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Linus Torvalds: Rust will go into Linux 6.1

At the Kernel Maintainers Summit, the question wasn't, "Would Rust make it into Linux?" Instead, it was, "What to do about its compilers?"
Linus Torvalds
Image: Linus Torvalds/TED/YouTube

The Rust in Linux debate is over. The implementation has begun. In an email conversation, Linux's creator Linus Torvalds, told me, "Unless something odd happens, it [Rust] will make it into 6.1."

The Rust programming language entering the Linux kernel has been coming for some time. At the 2020 Linux Plumbers Conference, developers started considering using the Rust language for new Linux inline code. Google, which supports Rust for developing Android -- itself a Linux distro -- began pushing for Rust in the Linux kernel in April 2021.

As Wedson Almeida Filho of Google's Android Team said at the time, "We feel that Rust is now ready to join C as a practical language for implementing the kernel. It can help us reduce the number of potential bugs and security vulnerabilities in privileged code while playing nicely with the core kernel and preserving its performance characteristics." 

It took a while to convince the top Linux kernel developers of this. There were concerns about non-standard Rust extensions being needed to get it to work in Linux. For instance, with the new Rust Linux NVMe driver, over 70 extensions needed to be made to Rust to get it working. But, Torvalds had told me in an earlier interview, "We've been using exceptions to standard C for decades."  

Also: Linus Torvalds talks Rust on Linux, his work schedule and life with his M2 MacBook Air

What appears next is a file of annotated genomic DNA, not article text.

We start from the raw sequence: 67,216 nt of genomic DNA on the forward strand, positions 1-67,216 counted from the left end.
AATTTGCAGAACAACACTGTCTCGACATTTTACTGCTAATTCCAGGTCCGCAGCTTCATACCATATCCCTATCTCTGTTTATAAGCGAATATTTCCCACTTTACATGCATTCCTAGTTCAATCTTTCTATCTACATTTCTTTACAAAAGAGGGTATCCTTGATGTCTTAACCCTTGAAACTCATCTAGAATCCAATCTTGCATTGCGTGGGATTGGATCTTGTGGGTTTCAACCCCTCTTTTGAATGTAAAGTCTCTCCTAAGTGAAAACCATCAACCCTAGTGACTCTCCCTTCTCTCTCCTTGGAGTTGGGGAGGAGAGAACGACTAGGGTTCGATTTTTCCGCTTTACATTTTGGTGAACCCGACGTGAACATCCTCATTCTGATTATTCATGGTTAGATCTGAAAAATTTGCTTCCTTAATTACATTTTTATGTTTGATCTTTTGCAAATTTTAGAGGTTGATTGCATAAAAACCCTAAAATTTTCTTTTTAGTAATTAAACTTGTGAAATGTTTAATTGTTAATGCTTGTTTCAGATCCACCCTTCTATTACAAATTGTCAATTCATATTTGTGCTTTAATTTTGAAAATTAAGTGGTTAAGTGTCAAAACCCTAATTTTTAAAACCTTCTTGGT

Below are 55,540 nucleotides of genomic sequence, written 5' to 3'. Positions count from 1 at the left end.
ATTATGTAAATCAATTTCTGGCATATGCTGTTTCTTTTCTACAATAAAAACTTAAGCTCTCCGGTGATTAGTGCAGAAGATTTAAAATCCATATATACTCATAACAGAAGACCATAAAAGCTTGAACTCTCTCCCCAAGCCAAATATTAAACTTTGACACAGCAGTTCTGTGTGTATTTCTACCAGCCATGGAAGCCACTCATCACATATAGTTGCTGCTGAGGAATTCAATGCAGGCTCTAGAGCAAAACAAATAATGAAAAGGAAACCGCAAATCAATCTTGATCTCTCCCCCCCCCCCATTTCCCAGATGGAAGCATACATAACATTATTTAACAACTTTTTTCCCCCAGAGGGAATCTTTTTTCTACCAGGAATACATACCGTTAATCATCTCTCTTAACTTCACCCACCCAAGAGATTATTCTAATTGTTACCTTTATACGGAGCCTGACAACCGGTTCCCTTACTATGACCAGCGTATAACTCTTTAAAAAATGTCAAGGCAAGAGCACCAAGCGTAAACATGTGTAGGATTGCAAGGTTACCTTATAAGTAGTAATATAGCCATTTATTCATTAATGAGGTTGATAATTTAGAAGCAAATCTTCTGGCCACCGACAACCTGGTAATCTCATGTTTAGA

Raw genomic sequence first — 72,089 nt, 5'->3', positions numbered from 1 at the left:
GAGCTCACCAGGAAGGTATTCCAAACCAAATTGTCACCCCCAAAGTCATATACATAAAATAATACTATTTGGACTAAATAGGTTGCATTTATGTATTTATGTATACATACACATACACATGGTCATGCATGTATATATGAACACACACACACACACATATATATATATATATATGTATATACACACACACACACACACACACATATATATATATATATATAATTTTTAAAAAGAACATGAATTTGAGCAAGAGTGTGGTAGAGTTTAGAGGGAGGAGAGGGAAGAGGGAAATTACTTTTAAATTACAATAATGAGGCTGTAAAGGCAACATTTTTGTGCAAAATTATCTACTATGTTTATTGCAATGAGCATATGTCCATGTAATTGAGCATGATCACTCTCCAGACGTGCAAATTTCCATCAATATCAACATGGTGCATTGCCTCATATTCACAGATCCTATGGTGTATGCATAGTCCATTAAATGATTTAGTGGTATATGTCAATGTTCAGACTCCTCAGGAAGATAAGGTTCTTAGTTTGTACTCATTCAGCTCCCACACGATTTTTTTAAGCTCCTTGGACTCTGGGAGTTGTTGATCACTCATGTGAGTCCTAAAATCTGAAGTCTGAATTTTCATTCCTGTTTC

This was still an issue at the invitation-only Linux Kernel Maintainers Summit. But, in the end, it was decided that Rust is well enough supported in the Clang -- the C language family compiler front end -- to move forward. Besides, as Torvalds had said earlier, "Clang does work, so merging Rust would probably help and not hurt the kernel."

At the meeting, Torvalds said, "There was debate at the Maintainers Summit, but it was really mostly about the issue of compiler versions. Which isn't new to Rust (we already have the whole issue on lots of different compiler versions, and gcc vs clang).

It also helped Rust's case that -- thanks to the ground-breaking work of Linux kernel and Rust developer Miguel Ojeda -- Rust on Linux has gotten much more mature. In addition, Andreas Hindborg, a Western Digital Principal Engineer, at the 2022 Linux Plumbers Summit, showed you could write a first-rate driver, an SSD NVM-Express (NVMe) driver for Linux in Rust. The maintainers were convinced it was time to move forward with Rust in Linux. In short, they agreed that Rust on Linux was ready for work.

Now, Torvalds warns in this first release, Rust will "just have the core infrastructure (i.e. no serious use case yet)." But, still, this is a major first step for Rust and Linux. 

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